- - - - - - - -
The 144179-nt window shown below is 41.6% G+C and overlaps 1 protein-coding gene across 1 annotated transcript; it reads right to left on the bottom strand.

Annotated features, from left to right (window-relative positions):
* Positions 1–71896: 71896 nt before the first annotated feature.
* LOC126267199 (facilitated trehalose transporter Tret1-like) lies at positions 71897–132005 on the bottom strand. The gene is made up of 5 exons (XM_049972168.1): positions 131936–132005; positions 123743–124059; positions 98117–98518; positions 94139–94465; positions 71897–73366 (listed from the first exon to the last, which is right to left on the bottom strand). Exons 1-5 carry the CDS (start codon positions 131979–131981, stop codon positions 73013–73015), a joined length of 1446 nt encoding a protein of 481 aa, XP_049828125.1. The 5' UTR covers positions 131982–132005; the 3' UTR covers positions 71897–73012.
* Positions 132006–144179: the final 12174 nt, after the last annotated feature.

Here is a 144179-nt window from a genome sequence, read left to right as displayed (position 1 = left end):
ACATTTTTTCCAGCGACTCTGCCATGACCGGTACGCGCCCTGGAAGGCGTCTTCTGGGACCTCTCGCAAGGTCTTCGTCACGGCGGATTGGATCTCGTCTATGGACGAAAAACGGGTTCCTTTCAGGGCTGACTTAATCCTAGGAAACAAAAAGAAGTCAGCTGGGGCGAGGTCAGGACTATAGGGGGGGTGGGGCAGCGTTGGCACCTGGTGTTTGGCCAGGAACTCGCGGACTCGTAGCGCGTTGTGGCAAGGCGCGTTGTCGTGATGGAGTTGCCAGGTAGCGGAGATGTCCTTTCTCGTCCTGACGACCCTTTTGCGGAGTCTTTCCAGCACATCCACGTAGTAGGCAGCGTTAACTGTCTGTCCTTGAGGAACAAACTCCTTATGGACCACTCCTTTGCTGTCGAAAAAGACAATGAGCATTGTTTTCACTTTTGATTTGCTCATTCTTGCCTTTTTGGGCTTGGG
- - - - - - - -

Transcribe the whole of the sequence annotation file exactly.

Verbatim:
The 144179-nt window shown below is 41.6% G+C and overlaps 1 protein-coding gene across 1 annotated transcript; it reads right to left on the bottom strand.

Annotated features, from left to right (window-relative positions):
* Positions 1–71896: 71896 nt before the first annotated feature.
* LOC126267199 (facilitated trehalose transporter Tret1-like) lies at positions 71897–132005 on the bottom strand. The gene is made up of 5 exons (XM_049972168.1): positions 131936–132005; positions 123743–124059; positions 98117–98518; positions 94139–94465; positions 71897–73366 (listed from the first exon to the last, which is right to left on the bottom strand). Exons 1-5 carry the CDS (start codon positions 131979–131981, stop codon positions 73013–73015), a joined length of 1446 nt encoding a protein of 481 aa, XP_049828125.1. The 5' UTR covers positions 131982–132005; the 3' UTR covers positions 71897–73012.
* Positions 132006–144179: the final 12174 nt, after the last annotated feature.

Here is a 144179-nt window from a genome sequence, read left to right as displayed (position 1 = left end):
ACATTTTTTCCAGCGACTCTGCCATGACCGGTACGCGCCCTGGAAGGCGTCTTCTGGGACCTCTCGCAAGGTCTTCGTCACGGCGGATTGGATCTCGTCTATGGACGAAAAACGGGTTCCTTTCAGGGCTGACTTAATCCTAGGAAACAAAAAGAAGTCAGCTGGGGCGAGGTCAGGACTATAGGGGGGGTGGGGCAGCGTTGGCACCTGGTGTTTGGCCAGGAACTCGCGGACTCGTAGCGCGTTGTGGCAAGGCGCGTTGTCGTGATGGAGTTGCCAGGTAGCGGAGATGTCCTTTCTCGTCCTGACGACCCTTTTGCGGAGTCTTTCCAGCACATCCACGTAGTAGGCAGCGTTAACTGTCTGTCCTTGAGGAACAAACTCCTTATGGACCACTCCTTTGCTGTCGAAAAAGACAATGAGCATTGTTTTCACTTTTGATTTGCTCATTCTTGCCTTTTTGGGCTTGGG